CNN reporter Jim Acosta doesn’t know much about immigrants to the United States.
Senior White House adviser Stephen Miller was taking questions Wednesday from reporters about the White House’s new immigration reform proposal. Included in the proposal is a point system that would favor immigrants who speak English.
Acosta said that the English preference “does not sound like its keeping with the American tradition.” He went on to ask if the English preference meant that only immigrants from England and Australia would be allowed into the country.
“I am shocked at your statement that you think only people from Great Britain and Australia would know English,” Miller said. He said Acosta’s question was “insulting millions of hard woking immigrants that do speak English from all over the world.”
Miller is right. The U.S. has recent immigrants from more than 20 countries outside of Britain and Australia where English is the official or dominant language. These include a large number of Caribbean nations, such as Barbados, Bahamas, Jamaica, and Antiqua-Barbuda. Two English-speaking African countries, Liberia and Zimbabwe, also send a number of immigrants to the U.S.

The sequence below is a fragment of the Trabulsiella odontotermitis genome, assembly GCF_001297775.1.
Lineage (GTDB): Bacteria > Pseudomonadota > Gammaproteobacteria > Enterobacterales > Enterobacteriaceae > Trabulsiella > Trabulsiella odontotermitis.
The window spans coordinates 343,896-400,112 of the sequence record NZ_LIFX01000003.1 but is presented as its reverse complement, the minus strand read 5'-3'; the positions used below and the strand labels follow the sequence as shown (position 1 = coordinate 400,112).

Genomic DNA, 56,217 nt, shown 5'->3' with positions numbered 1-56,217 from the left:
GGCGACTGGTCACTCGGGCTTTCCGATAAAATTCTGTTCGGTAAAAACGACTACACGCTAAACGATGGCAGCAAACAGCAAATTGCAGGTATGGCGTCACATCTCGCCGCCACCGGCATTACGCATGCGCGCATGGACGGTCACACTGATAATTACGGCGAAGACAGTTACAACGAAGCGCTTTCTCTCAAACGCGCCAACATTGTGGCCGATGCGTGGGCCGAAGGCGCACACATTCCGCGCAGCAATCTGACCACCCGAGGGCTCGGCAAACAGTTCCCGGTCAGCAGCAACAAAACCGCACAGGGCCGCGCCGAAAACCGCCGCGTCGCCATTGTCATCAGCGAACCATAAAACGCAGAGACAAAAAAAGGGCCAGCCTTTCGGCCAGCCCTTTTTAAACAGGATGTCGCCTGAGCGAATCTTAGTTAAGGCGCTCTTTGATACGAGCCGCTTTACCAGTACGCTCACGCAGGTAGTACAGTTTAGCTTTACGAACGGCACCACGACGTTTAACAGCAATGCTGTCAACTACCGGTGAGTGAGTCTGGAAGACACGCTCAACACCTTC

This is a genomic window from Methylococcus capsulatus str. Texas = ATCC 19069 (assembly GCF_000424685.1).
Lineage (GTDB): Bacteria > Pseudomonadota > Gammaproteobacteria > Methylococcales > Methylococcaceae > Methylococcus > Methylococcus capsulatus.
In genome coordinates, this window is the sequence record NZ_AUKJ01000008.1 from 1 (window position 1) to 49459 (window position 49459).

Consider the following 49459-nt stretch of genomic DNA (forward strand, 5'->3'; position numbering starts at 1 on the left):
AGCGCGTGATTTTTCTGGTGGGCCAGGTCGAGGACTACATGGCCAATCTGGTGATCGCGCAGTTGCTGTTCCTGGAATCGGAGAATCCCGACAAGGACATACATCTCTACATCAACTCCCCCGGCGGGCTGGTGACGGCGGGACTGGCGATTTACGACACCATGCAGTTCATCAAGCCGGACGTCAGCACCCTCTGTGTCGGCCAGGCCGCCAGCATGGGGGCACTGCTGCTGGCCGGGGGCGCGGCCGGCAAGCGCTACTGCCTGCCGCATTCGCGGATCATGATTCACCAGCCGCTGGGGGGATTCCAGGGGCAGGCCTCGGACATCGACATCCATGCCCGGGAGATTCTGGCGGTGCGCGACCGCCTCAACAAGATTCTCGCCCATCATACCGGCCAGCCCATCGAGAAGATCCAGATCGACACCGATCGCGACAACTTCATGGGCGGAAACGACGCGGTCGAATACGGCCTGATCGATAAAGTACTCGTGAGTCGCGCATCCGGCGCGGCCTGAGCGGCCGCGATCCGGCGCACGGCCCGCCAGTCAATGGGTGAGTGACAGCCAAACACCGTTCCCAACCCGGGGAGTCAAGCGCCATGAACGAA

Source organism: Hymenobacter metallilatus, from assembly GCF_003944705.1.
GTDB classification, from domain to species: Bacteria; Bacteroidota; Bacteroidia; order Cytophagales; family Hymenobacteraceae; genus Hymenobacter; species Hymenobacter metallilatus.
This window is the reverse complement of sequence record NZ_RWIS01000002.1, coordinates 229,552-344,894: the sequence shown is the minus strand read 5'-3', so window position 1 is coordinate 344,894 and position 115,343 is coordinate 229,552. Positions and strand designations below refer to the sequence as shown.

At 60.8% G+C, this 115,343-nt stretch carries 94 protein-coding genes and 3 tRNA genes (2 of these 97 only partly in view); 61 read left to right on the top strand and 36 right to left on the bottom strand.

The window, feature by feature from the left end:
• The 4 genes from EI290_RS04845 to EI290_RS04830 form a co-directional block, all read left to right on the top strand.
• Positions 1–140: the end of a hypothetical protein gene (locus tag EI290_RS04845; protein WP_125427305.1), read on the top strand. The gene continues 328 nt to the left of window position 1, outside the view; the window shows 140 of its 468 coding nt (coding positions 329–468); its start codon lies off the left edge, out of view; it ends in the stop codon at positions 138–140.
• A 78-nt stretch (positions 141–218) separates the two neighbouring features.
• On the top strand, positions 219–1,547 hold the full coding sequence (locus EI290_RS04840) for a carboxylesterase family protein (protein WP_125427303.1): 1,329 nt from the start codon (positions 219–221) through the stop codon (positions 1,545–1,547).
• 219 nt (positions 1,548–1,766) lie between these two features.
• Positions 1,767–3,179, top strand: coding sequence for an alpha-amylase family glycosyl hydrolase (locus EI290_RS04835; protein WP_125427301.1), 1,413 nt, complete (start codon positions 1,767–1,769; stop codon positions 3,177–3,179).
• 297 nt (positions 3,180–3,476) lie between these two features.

Surprisingly, neither the U.S. Census nor U.S. immigration authorities collect information about the English proficiency skills of immigrants at time of arrival. In the absence of data, social scientists focus on the language skills of recently arrived immigrants. These recent arrivals serve as a proxy for arrivals because they have had little time to improve their language skills. Data on these immigrants suggest that a far higher portion of immigrants speak English when they arrive than Acosta’s questions would indicate.
According to the census data, a full 11.3 percent of recent immigrants speak only English. Another 32.9 percent speak English “very well.” Nearly twenty-two percent report that they speak English “well.” In aggregate, then, two-thirds of recently arrived immigrants speak English well or better.
Looked at from the other side, only around 13 percent of recent immigrants speak no English at all, while 21.3 percent rate as speaking English “not well.” This suggests that the number of non-English speaking immigrants who enter under current law is far smaller than Acosta apparently believes.